Universal Audio EMT 140 Classic Plate Reverberator Plug-In

Not all EMT 140 reverb-plate plug-in emulations are created equal.
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Not all EMT 140 reverb-plate plug-in emulations are created equal.

One thing’s for sure: Not all EMT 140 reverb-plate plug-in emulations are created equal. The engineers and ears at Universal Audio modeled, measured and tuned their new EMT 140 Classic Plate Reverberator plug-in ($199) from three different 140s at The Plant Studios in Sausalito, CA. And it has received the EMT Studiotechnik GmbH blessing.

For those who may not know, the “plate” in hardware-plate reverbs was a large sheet of stainless steel suspended by springs in a wooden box. Combining a driver (speaker coil) to move the plate with two contact microphone/pickup elements (if stereo), the plate would be vibrated by the incoming signal and simulate reverb through the vibrations created within the plate. A physical damper, that was adjustable, would allow the plate to resonate for longer (undamped) or shorter times. External delays or EQ was frequently added to the signal for effect.

Designed for UA’s UAD-1 or UAD-2 cards, it will run VST, AU and RTAS. While the GUI is based on the original hardware, it has a few useful enhancements. Its Input filter — usually found on the plate amplifier itself — has two types of low-cut filters: original EMT electronics, which offered three variations on a fixed 80 Hz filter, and common plate retrofit Martech electronics, offering six shelving frequencies between 90 and 360 Hz.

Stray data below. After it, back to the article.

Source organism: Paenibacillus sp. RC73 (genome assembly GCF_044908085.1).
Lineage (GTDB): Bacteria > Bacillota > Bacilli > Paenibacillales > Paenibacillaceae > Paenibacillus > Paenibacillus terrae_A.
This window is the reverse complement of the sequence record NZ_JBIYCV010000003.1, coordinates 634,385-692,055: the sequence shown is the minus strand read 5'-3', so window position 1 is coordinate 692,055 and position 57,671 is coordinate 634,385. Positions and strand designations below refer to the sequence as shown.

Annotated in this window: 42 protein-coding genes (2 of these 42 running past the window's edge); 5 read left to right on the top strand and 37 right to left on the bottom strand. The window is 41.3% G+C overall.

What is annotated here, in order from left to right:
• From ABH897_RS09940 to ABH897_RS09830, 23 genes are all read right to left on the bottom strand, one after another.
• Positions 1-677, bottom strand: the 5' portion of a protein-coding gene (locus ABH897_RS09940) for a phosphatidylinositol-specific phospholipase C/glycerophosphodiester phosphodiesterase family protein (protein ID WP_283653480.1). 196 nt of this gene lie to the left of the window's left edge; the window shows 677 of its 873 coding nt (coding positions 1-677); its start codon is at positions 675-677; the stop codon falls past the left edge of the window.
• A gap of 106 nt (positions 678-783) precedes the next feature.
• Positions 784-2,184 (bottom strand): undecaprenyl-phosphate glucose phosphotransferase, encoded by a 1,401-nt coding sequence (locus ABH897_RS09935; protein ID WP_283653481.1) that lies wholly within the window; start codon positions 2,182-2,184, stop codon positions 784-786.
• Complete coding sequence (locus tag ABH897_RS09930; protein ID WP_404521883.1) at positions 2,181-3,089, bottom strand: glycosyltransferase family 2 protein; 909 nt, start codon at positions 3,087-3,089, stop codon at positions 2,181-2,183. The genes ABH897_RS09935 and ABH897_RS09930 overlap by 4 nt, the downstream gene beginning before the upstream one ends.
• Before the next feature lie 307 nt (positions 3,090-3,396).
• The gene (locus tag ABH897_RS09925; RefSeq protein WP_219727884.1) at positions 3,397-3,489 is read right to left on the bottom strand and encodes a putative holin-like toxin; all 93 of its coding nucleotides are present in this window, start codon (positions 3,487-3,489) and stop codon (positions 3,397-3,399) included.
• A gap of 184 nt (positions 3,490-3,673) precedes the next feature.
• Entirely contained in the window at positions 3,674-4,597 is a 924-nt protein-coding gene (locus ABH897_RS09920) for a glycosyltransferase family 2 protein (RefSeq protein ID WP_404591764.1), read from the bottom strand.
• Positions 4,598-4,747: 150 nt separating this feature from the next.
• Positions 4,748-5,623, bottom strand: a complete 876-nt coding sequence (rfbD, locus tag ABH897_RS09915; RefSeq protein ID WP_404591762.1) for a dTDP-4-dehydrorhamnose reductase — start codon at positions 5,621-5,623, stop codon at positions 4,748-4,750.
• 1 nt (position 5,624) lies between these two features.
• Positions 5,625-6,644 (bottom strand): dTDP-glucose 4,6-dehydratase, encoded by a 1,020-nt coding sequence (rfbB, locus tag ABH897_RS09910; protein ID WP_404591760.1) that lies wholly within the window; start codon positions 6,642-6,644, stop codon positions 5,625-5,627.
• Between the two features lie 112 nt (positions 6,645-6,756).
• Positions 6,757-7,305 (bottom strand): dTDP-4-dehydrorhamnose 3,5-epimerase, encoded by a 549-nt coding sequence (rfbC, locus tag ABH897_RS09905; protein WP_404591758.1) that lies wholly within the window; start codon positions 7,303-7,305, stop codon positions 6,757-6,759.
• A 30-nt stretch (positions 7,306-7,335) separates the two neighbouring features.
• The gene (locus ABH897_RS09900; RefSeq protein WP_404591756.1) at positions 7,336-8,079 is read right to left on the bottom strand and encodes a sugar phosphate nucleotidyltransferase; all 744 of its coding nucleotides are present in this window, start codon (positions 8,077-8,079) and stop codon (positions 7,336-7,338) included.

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UA’s EMT 140 also features three plate models (brighter, darker, full bandwidth) and damper controls, which range from 0.5 to 5.5 seconds in 0.1 second intervals. Also available is width adjustment from mono to full stereo (zero to 100 percent), L/R/C balance, Predelay, Modulation Controls and an EQ section independent of the Input Filter.

It’s easy to get a great sound with this reverb. I tried it on snares, stereo loops, vocals and keys. The three plates each have a unique tonal quality, but I kept coming back to B (the dark one). Adding Pre Delay (up to 250ms) to a snare was killer, and the ability to filter low end in two different ways on the drum loop was a nice touch.

Universal Audio’s Eastern regional sales manager Bruce MacPherson also had a few good EMT 140 tips to share with me. “It’s great in multi mono mode with different decays, getting a slightly different sound on the left and right side in a stereo mix,” he noted. “It’s also nice to use it like a real amp reverb by placing it after an amp simulator with the speaker bypassed and then before the speaker in a second one with the amp bypassed — beautifully haunting!”

Overall, there’s no question the Universal Audio 140 is the most flexible software version of the classic EMT on the market. And, most importantly, its sound is classic: warm and wide like the original. It’s just a lot easier to use (and a lot smaller and lighter)!

Contact: Universal Audio | 866-UAD-1176 | uaudio.com